Definitions

from The American Heritage® Dictionary of the English Language, 4th Edition

  • n. The ability of a blind person to sense the presence of a light source.

from Wiktionary, Creative Commons Attribution/Share-Alike License

  • n. The responsivity shown by some blind or partially blind people to visual stimuli of which they are not consciously aware.

Etymologies

blind +‎ sight. Coined in a 1974 paper in the Lancet by Sanders et al. (Wiktionary)

Examples

  • I was not aware of "blindsight" - another point to consider as artists...how much of what we paint is from observation versus memory?

    Blindsight

  • This ability gives rise to the term blindsight, but that is only part of the reason Blindsight was chosen as the title.

    REVIEW: Blindsight by Peter Watts

  • See another patient (Ellis-Troy) demonstrate something called blindsight, wherein a blind woman successfully reaches for an object by "predicting" its position.

    Latest stories

  • "blindsight" - the remarkable ability to respond to what his eyes can detect without knowing he can see anything at all.

    Scientific American

  • There's a medical phenomenon called "blindsight," where people who seem to be partially or completely blind are able to respond to visual information under test conditions.

    Richard (RJ) Eskow: Blindsight: Economics, Country Music, Tea Parties, and Third World America

  • To take but one example: Patients whose brain damage has destroyed their sight may still display implicit "blindsight," by slipping a card into a mail slot that they cannot consciously see.

    Please, Pay Attention

  • Again, I can see why the book is the way it is, and why the characters were chosen (to re-enforce the whole 'blindsight' angle, and I'm using blindsight not in its strict meaning, but rather referring to abilities that might be similar in nature to blindsight).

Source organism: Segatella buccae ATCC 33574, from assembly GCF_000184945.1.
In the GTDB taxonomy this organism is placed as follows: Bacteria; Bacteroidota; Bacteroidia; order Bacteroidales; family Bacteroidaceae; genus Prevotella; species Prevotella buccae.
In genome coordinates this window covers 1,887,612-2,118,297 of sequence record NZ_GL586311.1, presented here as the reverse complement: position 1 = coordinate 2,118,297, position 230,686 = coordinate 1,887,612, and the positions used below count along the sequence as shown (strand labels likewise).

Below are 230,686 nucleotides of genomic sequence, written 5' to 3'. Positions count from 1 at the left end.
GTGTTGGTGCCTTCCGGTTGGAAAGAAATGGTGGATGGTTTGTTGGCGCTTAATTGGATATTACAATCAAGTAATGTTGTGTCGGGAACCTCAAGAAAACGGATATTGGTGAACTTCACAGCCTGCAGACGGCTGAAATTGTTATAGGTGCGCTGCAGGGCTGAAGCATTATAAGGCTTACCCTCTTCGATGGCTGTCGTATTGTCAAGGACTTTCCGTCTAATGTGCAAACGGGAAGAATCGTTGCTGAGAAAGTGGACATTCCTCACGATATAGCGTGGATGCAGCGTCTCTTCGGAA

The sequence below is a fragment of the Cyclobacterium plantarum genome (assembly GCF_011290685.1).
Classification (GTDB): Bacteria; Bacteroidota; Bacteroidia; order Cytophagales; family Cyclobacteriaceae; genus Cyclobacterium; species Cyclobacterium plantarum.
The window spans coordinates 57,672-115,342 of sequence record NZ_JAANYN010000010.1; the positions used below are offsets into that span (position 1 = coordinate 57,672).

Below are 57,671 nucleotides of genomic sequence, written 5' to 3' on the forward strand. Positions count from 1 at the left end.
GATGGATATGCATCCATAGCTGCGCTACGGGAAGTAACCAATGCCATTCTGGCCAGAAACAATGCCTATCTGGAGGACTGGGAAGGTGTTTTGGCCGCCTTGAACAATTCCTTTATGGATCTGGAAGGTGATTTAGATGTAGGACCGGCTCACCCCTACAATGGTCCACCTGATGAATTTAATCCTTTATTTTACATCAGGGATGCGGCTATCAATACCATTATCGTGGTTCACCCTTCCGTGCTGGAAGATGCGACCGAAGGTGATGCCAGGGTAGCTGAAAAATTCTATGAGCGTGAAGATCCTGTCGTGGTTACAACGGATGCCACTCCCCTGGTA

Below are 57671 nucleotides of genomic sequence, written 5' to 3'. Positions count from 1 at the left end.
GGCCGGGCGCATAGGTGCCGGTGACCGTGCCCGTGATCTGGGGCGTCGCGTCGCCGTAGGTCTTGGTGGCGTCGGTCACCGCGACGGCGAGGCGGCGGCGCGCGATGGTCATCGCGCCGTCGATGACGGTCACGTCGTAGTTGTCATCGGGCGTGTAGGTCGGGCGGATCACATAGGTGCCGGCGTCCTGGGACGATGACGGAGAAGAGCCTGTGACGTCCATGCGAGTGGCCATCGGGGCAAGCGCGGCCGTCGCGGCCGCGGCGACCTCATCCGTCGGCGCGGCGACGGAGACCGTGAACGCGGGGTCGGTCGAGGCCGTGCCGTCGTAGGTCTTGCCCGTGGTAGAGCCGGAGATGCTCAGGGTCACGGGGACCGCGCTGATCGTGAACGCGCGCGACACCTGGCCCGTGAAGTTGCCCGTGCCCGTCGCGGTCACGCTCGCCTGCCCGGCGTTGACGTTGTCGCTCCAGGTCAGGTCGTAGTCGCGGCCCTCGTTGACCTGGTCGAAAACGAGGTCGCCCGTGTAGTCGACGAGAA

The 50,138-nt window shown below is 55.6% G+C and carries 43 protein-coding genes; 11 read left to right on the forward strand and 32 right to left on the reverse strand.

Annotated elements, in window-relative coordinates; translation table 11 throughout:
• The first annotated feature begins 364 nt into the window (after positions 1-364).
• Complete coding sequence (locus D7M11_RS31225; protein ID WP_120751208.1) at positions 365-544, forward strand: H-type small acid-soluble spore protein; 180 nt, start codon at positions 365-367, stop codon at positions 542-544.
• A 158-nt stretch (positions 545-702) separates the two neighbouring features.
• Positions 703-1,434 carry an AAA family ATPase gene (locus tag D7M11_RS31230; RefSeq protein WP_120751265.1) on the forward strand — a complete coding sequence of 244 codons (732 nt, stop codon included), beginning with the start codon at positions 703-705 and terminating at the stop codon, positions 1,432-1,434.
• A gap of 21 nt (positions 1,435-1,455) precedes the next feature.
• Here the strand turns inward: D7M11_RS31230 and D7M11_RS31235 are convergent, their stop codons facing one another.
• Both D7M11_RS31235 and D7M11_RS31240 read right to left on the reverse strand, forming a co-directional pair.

REVIEW: Blindsight by Peter Watts

  • Magnetically induced 'blindsight' induced in healthy human volunteers.

    Mind Hacks: November 2005 Archives

  • This TRN-modulation hypothesis for conscious awareness provides a comprehensive rationale regarding previously reported psychological phenomena and neurological symptoms such as blindsight, neglect, the priming effect, the threshold/duration problem, and TRN-impairment resembling coma.

    BioMed Central - Latest articles

  • It now looks like they have their lateral geniculate nucleus (LGN) - part of the thalamus in the middle of the brain - to thank for this "blindsight".

    New Scientist - Online News

Comments

Log in or sign up to get involved in the conversation. It's quick and easy.

  • Ha! Forgot to check this page/recent comments, thus proving my own point.

    I suspect a gnat's attention span is less than that of a goldfish (famously reported as 3 seconds).

    October 17, 2007

  • Well, that's handy.

    Exactly how long is the attention span of a gnat, anyway? Inquiring minds....

    October 13, 2007

  • I try to worry about everything at once, but I have the attention span of a gnat, so I end up being a niche worrier by default.

    October 13, 2007

  • Oh no! Another niche worrier.

    October 13, 2007

  • Ah, recursion.

    *makes mental note to worry about everyone else's worrying status*

    October 13, 2007

  • I think it's highly possible, arby. The brain can do amazing things.

    *makes mental note to worry about chained_bear making mental note not to worry about mental note about arby driving*

    October 12, 2007

  • *makes mental note not to worry about mental note about arby driving*

    October 12, 2007

  • Oh, I don't drive. I've had WAYYYYY too many accidents to feel comfortable behind the wheel for long. Although it's been suggested that a complicated system of mirrors could compensate.

    October 12, 2007

  • *makes mental note to look out for arby when driving*

    Actually I know a couple people who have mono-vision--that is, their eyes don't function together, which makes it hard for them to perceive distance or see things in 3-D. They both function normally too.

    October 12, 2007

  • OK so I can't prove I have this, but put it this way - I estimate nearly 40% of my right field of vision is not consciously available to me (due to hemispatial neglect) and yet I can function fairly normally. It's either compensation from other parts of my brain, or the visual stimuli is still getting in there some other way.

    October 12, 2007